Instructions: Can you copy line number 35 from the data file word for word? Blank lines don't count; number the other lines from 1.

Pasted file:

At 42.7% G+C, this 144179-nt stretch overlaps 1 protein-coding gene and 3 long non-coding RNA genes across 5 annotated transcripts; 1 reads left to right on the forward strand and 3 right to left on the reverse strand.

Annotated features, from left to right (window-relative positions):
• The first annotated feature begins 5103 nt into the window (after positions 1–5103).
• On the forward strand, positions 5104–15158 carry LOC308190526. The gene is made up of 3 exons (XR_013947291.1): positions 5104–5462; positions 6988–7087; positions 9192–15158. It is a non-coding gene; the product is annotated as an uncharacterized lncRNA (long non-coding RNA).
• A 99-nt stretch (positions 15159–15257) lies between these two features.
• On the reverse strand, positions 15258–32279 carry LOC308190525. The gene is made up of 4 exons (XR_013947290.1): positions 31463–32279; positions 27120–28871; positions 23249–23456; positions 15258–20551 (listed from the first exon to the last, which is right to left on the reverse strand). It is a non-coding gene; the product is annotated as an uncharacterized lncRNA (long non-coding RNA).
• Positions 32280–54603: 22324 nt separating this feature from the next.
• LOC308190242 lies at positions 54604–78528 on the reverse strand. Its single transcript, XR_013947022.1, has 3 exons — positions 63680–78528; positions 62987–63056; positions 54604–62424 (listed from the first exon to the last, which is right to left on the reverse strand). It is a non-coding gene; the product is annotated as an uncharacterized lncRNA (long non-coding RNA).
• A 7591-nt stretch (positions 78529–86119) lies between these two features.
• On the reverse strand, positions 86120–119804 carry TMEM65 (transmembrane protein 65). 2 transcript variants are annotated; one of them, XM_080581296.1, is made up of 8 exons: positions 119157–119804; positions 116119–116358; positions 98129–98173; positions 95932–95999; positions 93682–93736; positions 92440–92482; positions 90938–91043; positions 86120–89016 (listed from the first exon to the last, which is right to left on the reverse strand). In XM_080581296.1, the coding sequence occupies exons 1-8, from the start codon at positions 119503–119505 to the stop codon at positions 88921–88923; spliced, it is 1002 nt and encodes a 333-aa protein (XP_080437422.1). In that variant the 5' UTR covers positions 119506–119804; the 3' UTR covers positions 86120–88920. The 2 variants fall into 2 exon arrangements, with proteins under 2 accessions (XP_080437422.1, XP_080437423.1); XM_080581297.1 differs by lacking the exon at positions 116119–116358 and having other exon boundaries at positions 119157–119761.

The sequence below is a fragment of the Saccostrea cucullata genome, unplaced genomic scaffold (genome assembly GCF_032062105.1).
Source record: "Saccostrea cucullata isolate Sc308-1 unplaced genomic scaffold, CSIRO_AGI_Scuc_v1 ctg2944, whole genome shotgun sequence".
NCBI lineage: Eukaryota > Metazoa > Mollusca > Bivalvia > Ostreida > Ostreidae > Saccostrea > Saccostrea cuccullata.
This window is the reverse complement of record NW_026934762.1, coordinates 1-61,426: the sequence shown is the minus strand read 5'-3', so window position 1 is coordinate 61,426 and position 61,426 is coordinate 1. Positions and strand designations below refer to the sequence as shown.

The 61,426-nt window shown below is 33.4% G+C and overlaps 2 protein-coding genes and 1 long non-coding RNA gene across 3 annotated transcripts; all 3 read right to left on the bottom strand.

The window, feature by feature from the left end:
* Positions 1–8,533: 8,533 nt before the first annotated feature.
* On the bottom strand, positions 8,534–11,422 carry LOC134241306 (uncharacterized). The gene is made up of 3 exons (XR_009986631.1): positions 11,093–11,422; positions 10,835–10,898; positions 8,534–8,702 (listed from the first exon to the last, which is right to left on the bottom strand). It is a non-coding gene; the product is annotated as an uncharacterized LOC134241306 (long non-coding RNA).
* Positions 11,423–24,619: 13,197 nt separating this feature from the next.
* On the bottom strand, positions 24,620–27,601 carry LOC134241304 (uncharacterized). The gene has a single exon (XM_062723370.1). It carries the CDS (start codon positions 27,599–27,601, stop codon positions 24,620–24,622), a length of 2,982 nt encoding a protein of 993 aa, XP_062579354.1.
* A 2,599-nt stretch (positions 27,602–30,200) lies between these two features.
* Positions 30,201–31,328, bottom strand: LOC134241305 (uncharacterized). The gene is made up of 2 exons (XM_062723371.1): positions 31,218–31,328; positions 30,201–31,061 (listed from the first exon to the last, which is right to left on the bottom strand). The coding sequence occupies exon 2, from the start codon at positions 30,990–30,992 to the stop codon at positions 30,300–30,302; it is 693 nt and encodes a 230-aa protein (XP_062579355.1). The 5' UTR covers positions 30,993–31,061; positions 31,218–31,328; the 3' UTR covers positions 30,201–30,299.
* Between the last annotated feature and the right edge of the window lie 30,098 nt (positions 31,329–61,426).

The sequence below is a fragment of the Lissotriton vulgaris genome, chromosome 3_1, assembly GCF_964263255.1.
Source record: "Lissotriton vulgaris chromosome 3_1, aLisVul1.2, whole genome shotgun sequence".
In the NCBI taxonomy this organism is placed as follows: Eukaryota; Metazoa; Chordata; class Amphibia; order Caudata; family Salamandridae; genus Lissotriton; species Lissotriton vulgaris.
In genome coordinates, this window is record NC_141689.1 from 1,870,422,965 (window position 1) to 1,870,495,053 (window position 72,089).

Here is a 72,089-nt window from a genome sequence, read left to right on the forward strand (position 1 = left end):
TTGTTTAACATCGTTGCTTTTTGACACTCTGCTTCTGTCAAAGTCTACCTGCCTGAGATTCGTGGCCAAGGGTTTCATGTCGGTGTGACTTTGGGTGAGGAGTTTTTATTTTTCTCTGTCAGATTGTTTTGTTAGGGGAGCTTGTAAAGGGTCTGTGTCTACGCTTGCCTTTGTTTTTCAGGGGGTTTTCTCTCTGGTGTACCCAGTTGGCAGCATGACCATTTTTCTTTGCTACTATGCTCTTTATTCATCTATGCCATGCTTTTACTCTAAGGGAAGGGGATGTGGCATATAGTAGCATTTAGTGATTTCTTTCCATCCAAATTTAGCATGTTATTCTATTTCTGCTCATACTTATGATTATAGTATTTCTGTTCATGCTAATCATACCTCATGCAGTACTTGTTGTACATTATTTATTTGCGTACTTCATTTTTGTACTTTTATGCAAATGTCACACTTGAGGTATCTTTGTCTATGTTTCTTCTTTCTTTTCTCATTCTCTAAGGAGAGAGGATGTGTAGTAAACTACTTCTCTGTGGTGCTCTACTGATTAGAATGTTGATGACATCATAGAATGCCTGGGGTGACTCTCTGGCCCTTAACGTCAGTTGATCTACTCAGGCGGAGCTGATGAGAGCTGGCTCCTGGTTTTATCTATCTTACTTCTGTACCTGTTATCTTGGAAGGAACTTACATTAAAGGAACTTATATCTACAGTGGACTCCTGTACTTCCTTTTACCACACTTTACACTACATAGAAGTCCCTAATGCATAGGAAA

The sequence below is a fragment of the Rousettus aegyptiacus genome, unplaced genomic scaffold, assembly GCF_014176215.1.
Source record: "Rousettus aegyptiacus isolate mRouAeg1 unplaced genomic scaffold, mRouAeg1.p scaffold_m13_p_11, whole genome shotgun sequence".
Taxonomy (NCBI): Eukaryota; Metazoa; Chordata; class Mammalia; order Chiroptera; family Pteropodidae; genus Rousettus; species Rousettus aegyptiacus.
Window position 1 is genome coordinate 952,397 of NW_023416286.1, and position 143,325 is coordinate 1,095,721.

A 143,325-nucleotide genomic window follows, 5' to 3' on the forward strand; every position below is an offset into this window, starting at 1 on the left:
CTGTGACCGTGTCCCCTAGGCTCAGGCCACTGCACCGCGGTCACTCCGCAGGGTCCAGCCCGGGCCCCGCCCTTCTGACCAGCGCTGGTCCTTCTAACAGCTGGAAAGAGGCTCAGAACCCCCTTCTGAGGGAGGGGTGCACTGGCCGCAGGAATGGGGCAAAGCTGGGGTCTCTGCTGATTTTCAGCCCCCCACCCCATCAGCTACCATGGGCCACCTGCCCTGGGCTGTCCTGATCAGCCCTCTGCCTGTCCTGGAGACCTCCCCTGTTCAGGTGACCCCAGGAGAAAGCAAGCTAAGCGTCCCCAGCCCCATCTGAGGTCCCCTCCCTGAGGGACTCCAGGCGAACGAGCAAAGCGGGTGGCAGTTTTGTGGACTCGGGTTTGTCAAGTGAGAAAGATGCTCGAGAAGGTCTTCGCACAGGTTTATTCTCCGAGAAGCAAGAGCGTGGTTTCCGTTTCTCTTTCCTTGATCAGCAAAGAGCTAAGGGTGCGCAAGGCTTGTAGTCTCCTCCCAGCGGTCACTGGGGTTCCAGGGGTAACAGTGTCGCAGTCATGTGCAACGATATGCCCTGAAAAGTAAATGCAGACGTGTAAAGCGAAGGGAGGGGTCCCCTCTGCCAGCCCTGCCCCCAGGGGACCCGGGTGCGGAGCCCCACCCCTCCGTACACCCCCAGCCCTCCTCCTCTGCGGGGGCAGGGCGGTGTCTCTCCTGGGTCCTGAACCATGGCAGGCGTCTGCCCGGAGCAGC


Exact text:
CTGTGACCGTGTCCCCTAGGCTCAGGCCACTGCACCGCGGTCACTCCGCAGGGTCCAGCCCGGGCCCCGCCCTTCTGACCAGCGCTGGTCCTTCTAACAGCTGGAAAGAGGCTCAGAACCCCCTTCTGAGGGAGGGGTGCACTGGCCGCAGGAATGGGGCAAAGCTGGGGTCTCTGCTGATTTTCAGCCCCCCACCCCATCAGCTACCATGGGCCACCTGCCCTGGGCTGTCCTGATCAGCCCTCTGCCTGTCCTGGAGACCTCCCCTGTTCAGGTGACCCCAGGAGAAAGCAAGCTAAGCGTCCCCAGCCCCATCTGAGGTCCCCTCCCTGAGGGACTCCAGGCGAACGAGCAAAGCGGGTGGCAGTTTTGTGGACTCGGGTTTGTCAAGTGAGAAAGATGCTCGAGAAGGTCTTCGCACAGGTTTATTCTCCGAGAAGCAAGAGCGTGGTTTCCGTTTCTCTTTCCTTGATCAGCAAAGAGCTAAGGGTGCGCAAGGCTTGTAGTCTCCTCCCAGCGGTCACTGGGGTTCCAGGGGTAACAGTGTCGCAGTCATGTGCAACGATATGCCCTGAAAAGTAAATGCAGACGTGTAAAGCGAAGGGAGGGGTCCCCTCTGCCAGCCCTGCCCCCAGGGGACCCGGGTGCGGAGCCCCACCCCTCCGTACACCCCCAGCCCTCCTCCTCTGCGGGGGCAGGGCGGTGTCTCTCCTGGGTCCTGAACCATGGCAGGCGTCTGCCCGGAGCAGC